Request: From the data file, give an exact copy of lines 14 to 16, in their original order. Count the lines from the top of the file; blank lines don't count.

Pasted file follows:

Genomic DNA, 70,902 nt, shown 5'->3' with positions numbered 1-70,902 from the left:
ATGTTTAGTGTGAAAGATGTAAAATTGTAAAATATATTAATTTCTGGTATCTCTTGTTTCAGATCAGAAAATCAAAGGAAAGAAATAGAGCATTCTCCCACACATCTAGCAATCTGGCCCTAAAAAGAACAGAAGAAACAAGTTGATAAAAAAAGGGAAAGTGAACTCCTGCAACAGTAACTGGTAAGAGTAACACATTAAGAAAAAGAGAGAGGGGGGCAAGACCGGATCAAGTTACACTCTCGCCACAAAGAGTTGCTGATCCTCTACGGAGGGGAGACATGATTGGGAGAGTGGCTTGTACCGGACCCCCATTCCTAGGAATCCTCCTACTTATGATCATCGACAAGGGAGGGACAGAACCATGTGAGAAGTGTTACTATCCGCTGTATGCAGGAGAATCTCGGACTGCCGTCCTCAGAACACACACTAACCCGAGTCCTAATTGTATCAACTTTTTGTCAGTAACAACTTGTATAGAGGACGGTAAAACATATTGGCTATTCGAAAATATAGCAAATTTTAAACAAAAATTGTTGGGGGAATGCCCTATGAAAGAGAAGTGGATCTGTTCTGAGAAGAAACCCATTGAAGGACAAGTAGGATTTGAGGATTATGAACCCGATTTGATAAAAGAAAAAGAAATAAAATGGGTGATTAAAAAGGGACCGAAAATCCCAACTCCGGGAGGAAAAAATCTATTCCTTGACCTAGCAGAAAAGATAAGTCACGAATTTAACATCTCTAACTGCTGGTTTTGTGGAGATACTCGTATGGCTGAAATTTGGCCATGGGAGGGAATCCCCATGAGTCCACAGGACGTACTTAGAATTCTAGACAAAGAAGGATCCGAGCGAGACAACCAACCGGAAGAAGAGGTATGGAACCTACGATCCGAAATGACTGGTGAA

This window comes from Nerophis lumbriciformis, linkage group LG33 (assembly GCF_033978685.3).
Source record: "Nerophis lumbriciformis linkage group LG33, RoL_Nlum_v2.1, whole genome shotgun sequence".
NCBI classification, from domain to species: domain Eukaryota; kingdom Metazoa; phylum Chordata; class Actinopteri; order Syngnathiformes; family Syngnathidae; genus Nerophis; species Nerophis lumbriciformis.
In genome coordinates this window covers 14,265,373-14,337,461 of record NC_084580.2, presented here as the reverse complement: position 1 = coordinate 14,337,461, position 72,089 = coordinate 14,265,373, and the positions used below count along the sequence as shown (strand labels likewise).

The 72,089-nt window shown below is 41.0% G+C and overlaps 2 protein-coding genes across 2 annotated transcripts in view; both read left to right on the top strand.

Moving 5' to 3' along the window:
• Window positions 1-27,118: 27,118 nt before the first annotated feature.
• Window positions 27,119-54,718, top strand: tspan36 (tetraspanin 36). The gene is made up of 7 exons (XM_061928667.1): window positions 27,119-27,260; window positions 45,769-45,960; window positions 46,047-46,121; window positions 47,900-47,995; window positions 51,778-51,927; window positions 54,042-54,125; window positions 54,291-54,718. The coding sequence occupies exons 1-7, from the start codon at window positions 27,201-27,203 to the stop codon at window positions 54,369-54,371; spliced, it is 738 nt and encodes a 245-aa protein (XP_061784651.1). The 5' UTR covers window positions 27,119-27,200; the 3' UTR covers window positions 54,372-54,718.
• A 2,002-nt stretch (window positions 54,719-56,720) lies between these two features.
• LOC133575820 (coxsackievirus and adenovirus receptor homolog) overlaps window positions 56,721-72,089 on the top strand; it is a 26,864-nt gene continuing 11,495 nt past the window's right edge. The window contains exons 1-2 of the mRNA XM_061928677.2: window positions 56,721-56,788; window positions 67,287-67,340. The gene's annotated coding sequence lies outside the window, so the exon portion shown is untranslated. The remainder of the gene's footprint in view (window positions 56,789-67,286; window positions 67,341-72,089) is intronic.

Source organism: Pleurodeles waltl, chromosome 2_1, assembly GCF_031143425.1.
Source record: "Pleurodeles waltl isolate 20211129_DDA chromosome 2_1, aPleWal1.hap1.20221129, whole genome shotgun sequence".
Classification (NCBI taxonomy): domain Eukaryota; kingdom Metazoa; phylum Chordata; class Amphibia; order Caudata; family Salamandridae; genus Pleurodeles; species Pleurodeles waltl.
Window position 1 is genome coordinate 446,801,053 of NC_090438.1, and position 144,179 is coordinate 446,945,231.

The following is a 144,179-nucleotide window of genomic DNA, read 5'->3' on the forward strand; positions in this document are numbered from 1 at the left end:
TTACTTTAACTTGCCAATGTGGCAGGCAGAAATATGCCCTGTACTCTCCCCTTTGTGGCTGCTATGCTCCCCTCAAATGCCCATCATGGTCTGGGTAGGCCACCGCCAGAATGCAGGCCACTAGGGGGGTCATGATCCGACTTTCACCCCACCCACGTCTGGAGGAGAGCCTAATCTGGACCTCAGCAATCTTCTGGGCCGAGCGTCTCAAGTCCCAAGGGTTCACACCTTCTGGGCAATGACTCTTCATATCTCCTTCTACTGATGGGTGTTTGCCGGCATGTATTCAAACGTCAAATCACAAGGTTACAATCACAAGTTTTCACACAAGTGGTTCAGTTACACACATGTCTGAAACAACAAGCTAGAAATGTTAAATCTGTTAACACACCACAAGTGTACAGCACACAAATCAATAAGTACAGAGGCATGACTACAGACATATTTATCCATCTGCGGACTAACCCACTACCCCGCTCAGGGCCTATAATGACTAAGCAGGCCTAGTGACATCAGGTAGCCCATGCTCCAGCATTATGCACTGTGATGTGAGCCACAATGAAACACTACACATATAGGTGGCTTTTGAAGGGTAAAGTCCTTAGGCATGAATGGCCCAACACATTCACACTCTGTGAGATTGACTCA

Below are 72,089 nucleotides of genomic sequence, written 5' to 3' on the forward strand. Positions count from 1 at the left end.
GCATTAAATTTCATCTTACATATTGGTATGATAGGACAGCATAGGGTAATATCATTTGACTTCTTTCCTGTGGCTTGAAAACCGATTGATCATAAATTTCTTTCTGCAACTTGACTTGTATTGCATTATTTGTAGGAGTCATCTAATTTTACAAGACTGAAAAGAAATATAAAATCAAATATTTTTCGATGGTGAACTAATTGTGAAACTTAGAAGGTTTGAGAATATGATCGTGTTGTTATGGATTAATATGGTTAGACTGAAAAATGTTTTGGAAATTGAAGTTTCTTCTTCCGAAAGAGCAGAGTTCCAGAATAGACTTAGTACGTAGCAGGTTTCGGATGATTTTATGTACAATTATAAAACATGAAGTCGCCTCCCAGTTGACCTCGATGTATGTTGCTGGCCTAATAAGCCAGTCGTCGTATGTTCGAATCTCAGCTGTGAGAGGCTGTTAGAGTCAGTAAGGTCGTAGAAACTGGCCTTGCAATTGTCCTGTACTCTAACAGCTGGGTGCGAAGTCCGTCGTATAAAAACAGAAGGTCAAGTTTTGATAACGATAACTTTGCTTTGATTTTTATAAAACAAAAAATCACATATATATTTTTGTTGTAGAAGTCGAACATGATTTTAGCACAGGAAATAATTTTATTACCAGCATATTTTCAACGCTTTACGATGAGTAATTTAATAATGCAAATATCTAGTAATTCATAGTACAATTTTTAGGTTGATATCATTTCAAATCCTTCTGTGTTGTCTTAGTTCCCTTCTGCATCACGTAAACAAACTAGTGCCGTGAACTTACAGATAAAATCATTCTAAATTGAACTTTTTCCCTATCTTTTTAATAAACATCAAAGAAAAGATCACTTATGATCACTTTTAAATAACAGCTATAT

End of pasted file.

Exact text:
Source record: "Pleurodeles waltl isolate 20211129_DDA chromosome 2_1, aPleWal1.hap1.20221129, whole genome shotgun sequence".
Classification (NCBI taxonomy): domain Eukaryota; kingdom Metazoa; phylum Chordata; class Amphibia; order Caudata; family Salamandridae; genus Pleurodeles; species Pleurodeles waltl.
Window position 1 is genome coordinate 446,801,053 of NC_090438.1, and position 144,179 is coordinate 446,945,231.